An ordinance designed to protect the natural tree canopy in Rochester will be trimmed back slightly under an ordinance amendment introduced on Monday, August 27, by Rochester City Council.
The amendment, if finalized, would update the city's nine-year-old landmark tree ordinance, which provides special protections to trees that are wider than 24 inches, and meets certain health criteria. Under the amendment, certain trees deemed "nuisance species" wouldn't qualify as being designated "landmark trees."
Deputy city manager and professional forester Nik Banda said the ordinance would still protect all tree species that are over seven-inches in diameter from being clear cut in the city. However, some species that are particularly brittle or problematic would be excluded from the city's landmark designation, which can only be removed with approval from city council.
Tree species proposed to be removed from the landmark designation include boxelder, Chinese elm, cottonwood, crabapple, ginko (female), hawthorn, mulberry, pear, Russian olive, Siberian elm, silver maple, tree of heaven and willow.
The proposed revisions came following an August 13 discussion stemming from a request to remove a 150-year-old silver maple tree in the 100 block of Drace Avenue. Council at that time discussed whether silver maples and some other species should receive special protections, as they aren't recommended for new plantings by the Michigan Department of Natural Resources (DNR).
Banda at the time recommended preserving the 150-year-old silver maple being requested for removal. However, he confirmed that some species don't receive special protections in other municipalities. Council at the time informally directed Banda and city attorney Jeffrey Kragt to review the ordinance and return with a revised ordinance.
Rochester resident Patricia Kane said she believes the proposed ordinance change was a simply a way for the city to bend to the will of some individuals who desire to build on their private property but have been stalled due to the tree ordinance. She said the city is arbitrarily removing trees without following the complete list of recommended trees from the state.
Council hasn't approved any such requests since the ordinance was implemented nearly a decade earlier.
Councilwoman Ann Peterson echoed some of Kane's sentiment, suggesting that council was only discussing an amendment to the ordinance after a motion to allow the tree to be removed failed to gain support.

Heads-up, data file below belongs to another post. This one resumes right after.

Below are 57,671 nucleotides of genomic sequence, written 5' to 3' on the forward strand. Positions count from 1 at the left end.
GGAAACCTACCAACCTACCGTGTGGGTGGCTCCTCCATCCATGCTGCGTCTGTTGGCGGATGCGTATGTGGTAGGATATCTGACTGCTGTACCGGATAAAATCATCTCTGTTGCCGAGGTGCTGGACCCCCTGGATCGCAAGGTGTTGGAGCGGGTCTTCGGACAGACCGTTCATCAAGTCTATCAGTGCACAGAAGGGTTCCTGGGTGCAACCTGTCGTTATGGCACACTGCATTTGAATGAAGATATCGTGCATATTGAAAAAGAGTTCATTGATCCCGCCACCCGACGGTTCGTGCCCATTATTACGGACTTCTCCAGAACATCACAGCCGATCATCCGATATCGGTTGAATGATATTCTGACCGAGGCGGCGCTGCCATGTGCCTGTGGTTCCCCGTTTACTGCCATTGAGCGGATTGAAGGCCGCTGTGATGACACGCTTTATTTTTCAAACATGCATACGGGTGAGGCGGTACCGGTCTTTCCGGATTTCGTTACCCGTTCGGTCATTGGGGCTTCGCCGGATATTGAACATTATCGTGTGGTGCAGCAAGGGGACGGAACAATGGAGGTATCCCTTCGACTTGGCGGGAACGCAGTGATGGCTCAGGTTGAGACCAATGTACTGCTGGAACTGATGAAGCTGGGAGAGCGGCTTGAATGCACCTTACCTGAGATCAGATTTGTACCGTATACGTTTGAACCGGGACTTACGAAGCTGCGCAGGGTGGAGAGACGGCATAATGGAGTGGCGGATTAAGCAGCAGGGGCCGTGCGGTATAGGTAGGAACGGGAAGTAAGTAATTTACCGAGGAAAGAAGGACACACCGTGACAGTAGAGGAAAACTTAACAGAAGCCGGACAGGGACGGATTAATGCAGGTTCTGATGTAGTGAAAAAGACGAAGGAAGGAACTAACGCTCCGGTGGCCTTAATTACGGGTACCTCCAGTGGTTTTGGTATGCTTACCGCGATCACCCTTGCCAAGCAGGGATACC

"I don't see why we should change the ordinance because someone came in front of us," Peterson said.
Rochester Mayor Rob Ray said while the discussion about the tree policy was spurred by the request regarding the silver maple tree, the proposed changes weren't made specifically to accommodate the request.
"I don't think it's uncommon for something to spur debate about policy," he said. "We didn't form an infrastructure committee until former councilman Cuthbertson came in week after week with pictures of potential infrastructure projects... Sometimes that's what fosters conversations. The fact that the ordinance revision comes on the back of that doesn't give me pause."
Banda, who has several decades of experience as a forester, said on August 27 the revised ordinance wasn't taken directly from the DNR's list of trees not recommended for urban planting nor directly from other community's ordinances. Rather, he said, he focused mainly on tree species that become dangerous in right of ways and pathways due to their brittleness and susceptibility to diseases.
"In the medical field, things change daily. In the forestry world, because of global warming, there are climate zones, and everyone in zones four and five planted tulip trees, sweetgums and others, and over the past few years we lost many of those to cold weather," Banda said. "The professional forestry industry has morphed. Now we are having a maple plight. What happened with the ash is happening with maples. Austrian pines can't make it here anymore."
He said due to climate changes and other factors such as tree disease, it's a good idea to update tree ordinances on a regular basis, or about every five years when conditions change.
Council unanimously approved the first reading and introduction of the amendment. A second reading and public hearing will need to take place before the amendment is finalized.